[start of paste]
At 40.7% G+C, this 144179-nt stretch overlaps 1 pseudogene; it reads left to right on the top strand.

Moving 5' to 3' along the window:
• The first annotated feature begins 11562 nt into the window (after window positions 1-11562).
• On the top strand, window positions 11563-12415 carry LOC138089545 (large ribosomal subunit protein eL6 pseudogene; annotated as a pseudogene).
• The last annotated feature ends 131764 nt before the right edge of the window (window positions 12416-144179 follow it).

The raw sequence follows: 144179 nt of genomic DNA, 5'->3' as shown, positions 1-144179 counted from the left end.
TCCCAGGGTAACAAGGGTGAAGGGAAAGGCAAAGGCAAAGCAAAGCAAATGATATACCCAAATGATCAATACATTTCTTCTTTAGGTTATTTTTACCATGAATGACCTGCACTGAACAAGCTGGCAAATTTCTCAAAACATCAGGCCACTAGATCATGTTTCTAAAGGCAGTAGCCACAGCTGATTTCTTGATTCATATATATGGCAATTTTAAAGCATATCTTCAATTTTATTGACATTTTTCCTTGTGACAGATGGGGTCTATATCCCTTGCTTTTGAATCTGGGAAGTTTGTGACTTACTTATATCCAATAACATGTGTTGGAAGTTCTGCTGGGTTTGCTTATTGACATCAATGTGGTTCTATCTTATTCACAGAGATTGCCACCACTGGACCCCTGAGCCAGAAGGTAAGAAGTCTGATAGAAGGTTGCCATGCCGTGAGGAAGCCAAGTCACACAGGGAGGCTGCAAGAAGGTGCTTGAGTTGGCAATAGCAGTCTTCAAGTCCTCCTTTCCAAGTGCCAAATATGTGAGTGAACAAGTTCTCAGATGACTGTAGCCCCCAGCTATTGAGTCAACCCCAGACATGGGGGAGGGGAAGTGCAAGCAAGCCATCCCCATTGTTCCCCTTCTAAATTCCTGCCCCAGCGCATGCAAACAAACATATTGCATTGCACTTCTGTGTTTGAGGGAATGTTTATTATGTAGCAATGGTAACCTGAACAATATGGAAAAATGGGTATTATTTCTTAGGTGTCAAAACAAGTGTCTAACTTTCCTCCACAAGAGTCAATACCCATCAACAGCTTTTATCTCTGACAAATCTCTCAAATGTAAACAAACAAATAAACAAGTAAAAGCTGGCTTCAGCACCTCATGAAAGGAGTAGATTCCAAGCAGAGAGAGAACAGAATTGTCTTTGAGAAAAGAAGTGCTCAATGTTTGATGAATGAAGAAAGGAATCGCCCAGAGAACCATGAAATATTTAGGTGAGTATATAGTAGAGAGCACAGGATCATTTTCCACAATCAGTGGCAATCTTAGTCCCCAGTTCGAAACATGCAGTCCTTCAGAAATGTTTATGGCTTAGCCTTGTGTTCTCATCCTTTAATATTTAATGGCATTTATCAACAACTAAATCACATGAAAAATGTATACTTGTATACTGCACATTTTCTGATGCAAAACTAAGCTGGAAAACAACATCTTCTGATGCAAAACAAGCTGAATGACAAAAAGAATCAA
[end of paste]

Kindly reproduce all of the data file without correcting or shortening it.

At 40.7% G+C, this 144179-nt stretch overlaps 1 pseudogene; it reads left to right on the top strand.

Moving 5' to 3' along the window:
• The first annotated feature begins 11562 nt into the window (after window positions 1-11562).
• On the top strand, window positions 11563-12415 carry LOC138089545 (large ribosomal subunit protein eL6 pseudogene; annotated as a pseudogene).
• The last annotated feature ends 131764 nt before the right edge of the window (window positions 12416-144179 follow it).

The raw sequence follows: 144179 nt of genomic DNA, 5'->3' as shown, positions 1-144179 counted from the left end.
TCCCAGGGTAACAAGGGTGAAGGGAAAGGCAAAGGCAAAGCAAAGCAAATGATATACCCAAATGATCAATACATTTCTTCTTTAGGTTATTTTTACCATGAATGACCTGCACTGAACAAGCTGGCAAATTTCTCAAAACATCAGGCCACTAGATCATGTTTCTAAAGGCAGTAGCCACAGCTGATTTCTTGATTCATATATATGGCAATTTTAAAGCATATCTTCAATTTTATTGACATTTTTCCTTGTGACAGATGGGGTCTATATCCCTTGCTTTTGAATCTGGGAAGTTTGTGACTTACTTATATCCAATAACATGTGTTGGAAGTTCTGCTGGGTTTGCTTATTGACATCAATGTGGTTCTATCTTATTCACAGAGATTGCCACCACTGGACCCCTGAGCCAGAAGGTAAGAAGTCTGATAGAAGGTTGCCATGCCGTGAGGAAGCCAAGTCACACAGGGAGGCTGCAAGAAGGTGCTTGAGTTGGCAATAGCAGTCTTCAAGTCCTCCTTTCCAAGTGCCAAATATGTGAGTGAACAAGTTCTCAGATGACTGTAGCCCCCAGCTATTGAGTCAACCCCAGACATGGGGGAGGGGAAGTGCAAGCAAGCCATCCCCATTGTTCCCCTTCTAAATTCCTGCCCCAGCGCATGCAAACAAACATATTGCATTGCACTTCTGTGTTTGAGGGAATGTTTATTATGTAGCAATGGTAACCTGAACAATATGGAAAAATGGGTATTATTTCTTAGGTGTCAAAACAAGTGTCTAACTTTCCTCCACAAGAGTCAATACCCATCAACAGCTTTTATCTCTGACAAATCTCTCAAATGTAAACAAACAAATAAACAAGTAAAAGCTGGCTTCAGCACCTCATGAAAGGAGTAGATTCCAAGCAGAGAGAGAACAGAATTGTCTTTGAGAAAAGAAGTGCTCAATGTTTGATGAATGAAGAAAGGAATCGCCCAGAGAACCATGAAATATTTAGGTGAGTATATAGTAGAGAGCACAGGATCATTTTCCACAATCAGTGGCAATCTTAGTCCCCAGTTCGAAACATGCAGTCCTTCAGAAATGTTTATGGCTTAGCCTTGTGTTCTCATCCTTTAATATTTAATGGCATTTATCAACAACTAAATCACATGAAAAATGTATACTTGTATACTGCACATTTTCTGATGCAAAACTAAGCTGGAAAACAACATCTTCTGATGCAAAACAAGCTGAATGACAAAAAGAATCAA